Dr. Heather Brislen, a private practice clinician and co-medical director of the New Mexico Care of the Older Patient ECHO, is helping lead the geriatric care program for Project ECHO. Dr. Nitin Budhwar, an associate professor with UNM’s Department of Internal Medicine and chief of the Division of Geriatric Medicine, is also serving as the ECHO program’s co-medical director.
The program focuses on educating clinicians on specialized care for New Mexicans that are 60 and older. Budhwar said the program will help clinicians better understand mental health, cognitive impairment and risk and prevention of falls, among other issues that seniors in the state face.
“It’s sort of along those lines (of) tackling a lot of conditions that you will see a lot more in an older population, and sort of superimposing that on aging physiology and ensuring that the care provided is appropriate,” Budhwar said.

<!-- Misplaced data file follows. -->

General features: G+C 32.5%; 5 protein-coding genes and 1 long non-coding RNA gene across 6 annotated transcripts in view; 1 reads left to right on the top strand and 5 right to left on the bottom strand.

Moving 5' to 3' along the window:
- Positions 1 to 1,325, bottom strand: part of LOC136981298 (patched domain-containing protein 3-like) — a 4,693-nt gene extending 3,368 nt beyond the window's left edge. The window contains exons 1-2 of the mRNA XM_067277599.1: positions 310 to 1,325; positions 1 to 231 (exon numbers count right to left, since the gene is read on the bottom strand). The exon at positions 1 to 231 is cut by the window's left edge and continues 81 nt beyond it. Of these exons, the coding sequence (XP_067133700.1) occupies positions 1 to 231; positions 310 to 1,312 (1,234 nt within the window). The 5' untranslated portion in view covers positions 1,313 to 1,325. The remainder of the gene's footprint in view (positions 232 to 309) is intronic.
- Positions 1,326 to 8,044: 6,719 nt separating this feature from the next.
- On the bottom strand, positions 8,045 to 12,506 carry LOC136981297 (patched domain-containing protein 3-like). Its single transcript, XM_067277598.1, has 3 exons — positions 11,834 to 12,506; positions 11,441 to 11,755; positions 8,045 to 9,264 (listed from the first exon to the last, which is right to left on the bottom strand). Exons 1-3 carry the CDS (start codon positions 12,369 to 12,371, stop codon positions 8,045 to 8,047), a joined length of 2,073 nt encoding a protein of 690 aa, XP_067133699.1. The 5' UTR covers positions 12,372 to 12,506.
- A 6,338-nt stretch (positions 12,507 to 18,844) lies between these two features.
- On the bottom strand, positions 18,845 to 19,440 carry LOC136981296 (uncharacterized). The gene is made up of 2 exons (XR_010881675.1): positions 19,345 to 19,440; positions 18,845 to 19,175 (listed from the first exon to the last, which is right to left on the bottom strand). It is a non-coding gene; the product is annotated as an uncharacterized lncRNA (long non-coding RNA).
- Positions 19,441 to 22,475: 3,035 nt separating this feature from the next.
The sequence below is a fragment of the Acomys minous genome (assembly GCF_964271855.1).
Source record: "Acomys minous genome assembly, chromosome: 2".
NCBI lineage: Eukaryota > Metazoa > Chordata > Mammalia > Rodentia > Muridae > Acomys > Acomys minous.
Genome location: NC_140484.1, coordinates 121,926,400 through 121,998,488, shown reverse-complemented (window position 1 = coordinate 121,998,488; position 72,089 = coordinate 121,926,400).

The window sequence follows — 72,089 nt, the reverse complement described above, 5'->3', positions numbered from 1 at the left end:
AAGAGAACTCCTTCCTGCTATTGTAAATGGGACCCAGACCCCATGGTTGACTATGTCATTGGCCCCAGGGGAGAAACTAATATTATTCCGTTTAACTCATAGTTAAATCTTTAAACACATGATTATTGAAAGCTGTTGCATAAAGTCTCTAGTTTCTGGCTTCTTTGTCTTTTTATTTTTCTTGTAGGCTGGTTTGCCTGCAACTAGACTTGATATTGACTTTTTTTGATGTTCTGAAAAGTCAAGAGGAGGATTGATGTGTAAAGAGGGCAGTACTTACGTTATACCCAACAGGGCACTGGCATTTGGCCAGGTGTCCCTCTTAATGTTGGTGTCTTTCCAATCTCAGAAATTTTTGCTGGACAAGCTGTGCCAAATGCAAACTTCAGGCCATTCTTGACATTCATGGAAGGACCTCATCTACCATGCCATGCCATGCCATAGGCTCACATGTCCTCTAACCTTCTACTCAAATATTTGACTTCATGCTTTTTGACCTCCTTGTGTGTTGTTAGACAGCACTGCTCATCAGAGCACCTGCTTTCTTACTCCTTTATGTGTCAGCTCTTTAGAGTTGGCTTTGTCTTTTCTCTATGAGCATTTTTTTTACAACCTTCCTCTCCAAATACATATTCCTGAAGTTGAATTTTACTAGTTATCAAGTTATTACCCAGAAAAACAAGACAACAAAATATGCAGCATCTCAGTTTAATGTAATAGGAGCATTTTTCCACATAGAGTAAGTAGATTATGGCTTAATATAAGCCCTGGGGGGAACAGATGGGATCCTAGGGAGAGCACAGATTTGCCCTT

Brislen said geriatric care is ever-changing as new groups of people age throughout the years. That not only provides a challenge in creating better geriatric care but also helps with creating a more holistic approach in treating aging seniors.
“The cool thing that an aging baby boomer generation is showing us is a real refusal to sacrifice their autonomy and independence in a way that we haven’t seen before. And that’s a good challenge for us,” Brislen said.
The palliative care program tackles some different issues in health care.
Palliative care focuses on patients who are receiving end of life treatment and those with life-threatening illnesses. The program focuses on helping clinicians better understand “integrated approaches for treating pain” that can include symptom management and even spiritual and existential suffering, said Dr. Lisa Marr, chief of the UNM division of Palliative Medicine. She’s helping run the program with UNM Associate Professor Dr. Chris Piromalli.
The palliative care program includes a team of physicians, nurses, social workers and chaplains.
“There’s never going to be enough palliative care specialists to care for everyone who needs it,” Marr said. “And that’s why we’re training as many people as possible in primary palliative care.”